More Than 10 % of convertion means the surgeon and there team dont know how to do OPCABG There are Surgeons and Teams that can teach OPCABG all over the world Remenber the Institutions can be very good and for differents reasons are not interested in do OPCABG or sometimes the heart team dont fell confortable because they dont know how to use this thecnique correctly
I absolutely agree with Dr Sabik's opinion which was supported by extensive data. I started OPCAB in year 2000 only in patients with EuroScore>5. But with all the evidence now, I would consider OPCAB only in selected cases ie: all arterial grafts (zero aortic manipulation).
I am watching And doing CABG surgery since long trends set by seniors and personal observations plus large reports bring changes. CABG done by any technique quality anastomoses, complete revascularisation is the key. I have seen different institutions where all cases done with fibrillating arrest, other with cold cardioplegia, warm blood cardioplegia , Antigrade/retrograde cardioplegia etc and tons of literature to advocate and lastly empty beating heart using all tools of beating heart surgery. Seen days of liberal extensive endarterectomies and their bed results. Personal experience with on pump and than transition to off pump initially required more than 10 % conversions but now we do almost 100%off pump and less than 1% conversion and 1% IABP almost complete revascularisation and after 1000 cases feel more comfortable with off pump. It is not possible to get angiography frequently but time will tell which is better. Reusable stabiliser may cut cost but if it is disposable than on pump is cheaper. Use of cell saver also increase cost. We are able to do CABG in average less than $2500.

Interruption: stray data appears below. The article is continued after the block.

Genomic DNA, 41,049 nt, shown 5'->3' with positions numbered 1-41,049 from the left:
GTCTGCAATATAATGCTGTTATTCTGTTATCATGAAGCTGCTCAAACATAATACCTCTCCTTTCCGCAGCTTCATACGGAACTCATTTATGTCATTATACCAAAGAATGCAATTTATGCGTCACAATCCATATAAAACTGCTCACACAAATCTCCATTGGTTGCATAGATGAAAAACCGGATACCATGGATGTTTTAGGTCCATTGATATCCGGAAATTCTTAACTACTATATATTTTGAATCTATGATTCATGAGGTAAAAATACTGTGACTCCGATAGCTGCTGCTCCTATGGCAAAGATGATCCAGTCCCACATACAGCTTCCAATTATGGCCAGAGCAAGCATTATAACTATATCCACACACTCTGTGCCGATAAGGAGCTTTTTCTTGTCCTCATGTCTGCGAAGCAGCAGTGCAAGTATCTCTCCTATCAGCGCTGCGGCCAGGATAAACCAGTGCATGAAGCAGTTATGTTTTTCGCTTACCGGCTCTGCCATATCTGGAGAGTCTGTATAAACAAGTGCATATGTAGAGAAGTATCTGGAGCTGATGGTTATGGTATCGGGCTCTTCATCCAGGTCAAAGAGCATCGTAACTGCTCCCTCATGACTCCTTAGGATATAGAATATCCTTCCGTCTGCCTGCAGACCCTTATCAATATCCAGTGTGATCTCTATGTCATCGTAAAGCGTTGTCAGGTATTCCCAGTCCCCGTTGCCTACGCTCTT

OPCABG cant be performed with shaking hearts!!!! Ive been doing all CABGs SYSTEMATICALLY Off PUMP as of 2012... Learning curve is a must AND should not brake our R...evolution... It s a style of how-to-do with better outcomes... I agree that OFFPUMP is here to stay...
I have gone through all the comments made by renowned surgeons . Definitely opcab is a technically demanding surgery, needs skills and experience. It has many advantage and superiority over oncabg, actually it is the best way to solve the difficulties and disadvantage with oncabg. I am doing opcab in nearly 100% cases with <1% conversion. I am doing difficult and risky cases safely on opcab-like calcified aorta by no touch aorta technique(lima-rima y), or no clamp proximal anastomoses, CKD with cr.4-5, esrd on dialysis, poor lv . It is justified that less experienced surgeon will do simple cases by oncabg and experienced surgeon will do opcab difficult and complicated cases. Lastly I should say from my experience that opcab is better and safe than oncabg in experienced hands.
Only because of the OPCAB, we are able to perform CABG to the hapless poor patients in Medical College, Kolkata. We use LIMA for LAD, and veins (SVG) for the rest. Conversion rates are small. If we had to use Pumps for all these patients, hardly they could have afforded CABG. Most of our patients are Bidi (small dried leaf bound tobacco) smokers, mostly farmers and porters by occupation ( comparable to the middle class Indian cigarette smokers with larger coronary arteries in our private practice). Though the vessels are small (LADs most often 1.25 to 1.5 mm, OMs and PDs 1-1.25mm, similar to the narrowed arteries found in Buergers disease or TAO probalbly due to bidi smoking and diabetes prevalent in Indian subcontinent), they can soon resume their occupation within a month of their discharge. Our MCh students have hardly seen a full on pump CABG, except a few after crashes. Patients are doing well after OPCAB. How can some argue that the grafts are incomplete! Of course we are sterilizing the shunts. Stabilizer is an Eschtec metal reusable stabilizer. My patients are for follow up for more than 10 years. I don't feel the grafts are incomplete. I agree that some vein grafts can close. But that does not mean that OPCAB is responsible for the grafts failure. We use side to side anastomosis of veins (after tying the distal ends with two silk ties) to native coronary arteries with 8-0 prolenes for last 8 to 9 years, after abandoning the much practiced end to side techniques, because it is easy and luminal size mismatch can be avoided.